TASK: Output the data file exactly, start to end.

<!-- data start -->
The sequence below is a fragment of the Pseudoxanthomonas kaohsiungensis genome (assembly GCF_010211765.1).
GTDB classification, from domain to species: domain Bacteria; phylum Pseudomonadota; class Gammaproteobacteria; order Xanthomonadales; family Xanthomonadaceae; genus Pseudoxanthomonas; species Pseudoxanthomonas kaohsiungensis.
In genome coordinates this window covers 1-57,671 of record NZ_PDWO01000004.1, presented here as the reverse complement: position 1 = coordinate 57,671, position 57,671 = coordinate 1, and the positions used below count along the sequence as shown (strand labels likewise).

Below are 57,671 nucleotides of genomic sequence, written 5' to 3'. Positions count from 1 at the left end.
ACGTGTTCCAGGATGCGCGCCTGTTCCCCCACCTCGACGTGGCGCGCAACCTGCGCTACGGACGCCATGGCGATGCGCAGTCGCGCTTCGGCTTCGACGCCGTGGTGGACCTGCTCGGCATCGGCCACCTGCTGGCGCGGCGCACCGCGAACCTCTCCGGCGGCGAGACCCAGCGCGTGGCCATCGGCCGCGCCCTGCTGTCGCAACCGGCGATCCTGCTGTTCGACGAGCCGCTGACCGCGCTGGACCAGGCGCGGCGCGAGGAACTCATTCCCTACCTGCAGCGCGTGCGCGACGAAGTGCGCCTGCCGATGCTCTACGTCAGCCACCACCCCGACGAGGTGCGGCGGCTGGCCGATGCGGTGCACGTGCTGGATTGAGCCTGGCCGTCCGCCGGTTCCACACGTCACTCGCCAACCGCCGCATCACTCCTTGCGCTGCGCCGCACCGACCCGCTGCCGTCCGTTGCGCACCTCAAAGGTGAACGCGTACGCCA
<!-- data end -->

The sequence below is a fragment of the Pseudoxanthomonas kaohsiungensis genome (assembly GCF_010211765.1).
GTDB classification, from domain to species: domain Bacteria; phylum Pseudomonadota; class Gammaproteobacteria; order Xanthomonadales; family Xanthomonadaceae; genus Pseudoxanthomonas; species Pseudoxanthomonas kaohsiungensis.
In genome coordinates this window covers 1-57,671 of record NZ_PDWO01000004.1, presented here as the reverse complement: position 1 = coordinate 57,671, position 57,671 = coordinate 1, and the positions used below count along the sequence as shown (strand labels likewise).

Below are 57,671 nucleotides of genomic sequence, written 5' to 3'. Positions count from 1 at the left end.
ACGTGTTCCAGGATGCGCGCCTGTTCCCCCACCTCGACGTGGCGCGCAACCTGCGCTACGGACGCCATGGCGATGCGCAGTCGCGCTTCGGCTTCGACGCCGTGGTGGACCTGCTCGGCATCGGCCACCTGCTGGCGCGGCGCACCGCGAACCTCTCCGGCGGCGAGACCCAGCGCGTGGCCATCGGCCGCGCCCTGCTGTCGCAACCGGCGATCCTGCTGTTCGACGAGCCGCTGACCGCGCTGGACCAGGCGCGGCGCGAGGAACTCATTCCCTACCTGCAGCGCGTGCGCGACGAAGTGCGCCTGCCGATGCTCTACGTCAGCCACCACCCCGACGAGGTGCGGCGGCTGGCCGATGCGGTGCACGTGCTGGATTGAGCCTGGCCGTCCGCCGGTTCCACACGTCACTCGCCAACCGCCGCATCACTCCTTGCGCTGCGCCGCACCGACCCGCTGCCGTCCGTTGCGCACCTCAAAGGTGAACGCGTACGCCA